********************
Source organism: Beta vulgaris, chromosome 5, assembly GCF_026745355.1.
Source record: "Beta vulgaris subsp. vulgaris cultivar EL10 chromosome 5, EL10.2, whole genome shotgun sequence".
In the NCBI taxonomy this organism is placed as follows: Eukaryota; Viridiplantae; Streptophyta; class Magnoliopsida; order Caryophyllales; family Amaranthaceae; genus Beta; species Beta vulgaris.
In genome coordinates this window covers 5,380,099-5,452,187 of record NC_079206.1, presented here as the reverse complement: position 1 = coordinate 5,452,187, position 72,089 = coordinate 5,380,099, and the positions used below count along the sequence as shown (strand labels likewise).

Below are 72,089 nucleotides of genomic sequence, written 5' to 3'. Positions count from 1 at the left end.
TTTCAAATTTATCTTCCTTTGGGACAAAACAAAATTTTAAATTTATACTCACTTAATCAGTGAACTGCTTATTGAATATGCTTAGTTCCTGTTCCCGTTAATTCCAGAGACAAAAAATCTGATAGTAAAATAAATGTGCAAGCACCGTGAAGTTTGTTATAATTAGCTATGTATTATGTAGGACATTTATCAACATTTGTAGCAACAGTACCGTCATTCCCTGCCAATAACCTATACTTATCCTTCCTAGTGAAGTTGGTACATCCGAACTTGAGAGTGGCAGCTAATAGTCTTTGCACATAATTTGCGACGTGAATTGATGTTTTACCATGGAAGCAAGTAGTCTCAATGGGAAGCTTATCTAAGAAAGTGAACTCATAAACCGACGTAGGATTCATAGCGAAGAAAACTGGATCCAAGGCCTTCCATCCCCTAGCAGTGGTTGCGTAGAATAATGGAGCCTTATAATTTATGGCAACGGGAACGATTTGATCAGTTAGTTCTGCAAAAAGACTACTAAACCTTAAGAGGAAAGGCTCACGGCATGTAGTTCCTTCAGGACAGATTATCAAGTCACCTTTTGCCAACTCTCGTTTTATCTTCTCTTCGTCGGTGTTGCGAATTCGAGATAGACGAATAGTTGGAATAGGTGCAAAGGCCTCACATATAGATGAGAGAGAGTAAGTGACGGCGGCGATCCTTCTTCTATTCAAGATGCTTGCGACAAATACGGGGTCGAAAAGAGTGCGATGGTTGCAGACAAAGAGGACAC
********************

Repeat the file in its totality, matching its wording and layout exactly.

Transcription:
Source organism: Beta vulgaris, chromosome 5, assembly GCF_026745355.1.
Source record: "Beta vulgaris subsp. vulgaris cultivar EL10 chromosome 5, EL10.2, whole genome shotgun sequence".
In the NCBI taxonomy this organism is placed as follows: Eukaryota; Viridiplantae; Streptophyta; class Magnoliopsida; order Caryophyllales; family Amaranthaceae; genus Beta; species Beta vulgaris.
In genome coordinates this window covers 5,380,099-5,452,187 of record NC_079206.1, presented here as the reverse complement: position 1 = coordinate 5,452,187, position 72,089 = coordinate 5,380,099, and the positions used below count along the sequence as shown (strand labels likewise).

Below are 72,089 nucleotides of genomic sequence, written 5' to 3'. Positions count from 1 at the left end.
TTTCAAATTTATCTTCCTTTGGGACAAAACAAAATTTTAAATTTATACTCACTTAATCAGTGAACTGCTTATTGAATATGCTTAGTTCCTGTTCCCGTTAATTCCAGAGACAAAAAATCTGATAGTAAAATAAATGTGCAAGCACCGTGAAGTTTGTTATAATTAGCTATGTATTATGTAGGACATTTATCAACATTTGTAGCAACAGTACCGTCATTCCCTGCCAATAACCTATACTTATCCTTCCTAGTGAAGTTGGTACATCCGAACTTGAGAGTGGCAGCTAATAGTCTTTGCACATAATTTGCGACGTGAATTGATGTTTTACCATGGAAGCAAGTAGTCTCAATGGGAAGCTTATCTAAGAAAGTGAACTCATAAACCGACGTAGGATTCATAGCGAAGAAAACTGGATCCAAGGCCTTCCATCCCCTAGCAGTGGTTGCGTAGAATAATGGAGCCTTATAATTTATGGCAACGGGAACGATTTGATCAGTTAGTTCTGCAAAAAGACTACTAAACCTTAAGAGGAAAGGCTCACGGCATGTAGTTCCTTCAGGACAGATTATCAAGTCACCTTTTGCCAACTCTCGTTTTATCTTCTCTTCGTCGGTGTTGCGAATTCGAGATAGACGAATAGTTGGAATAGGTGCAAAGGCCTCACATATAGATGAGAGAGAGTAAGTGACGGCGGCGATCCTTCTTCTATTCAAGATGCTTGCGACAAATACGGGGTCGAAAAGAGTGCGATGGTTGCAGACAAAGAGGACAC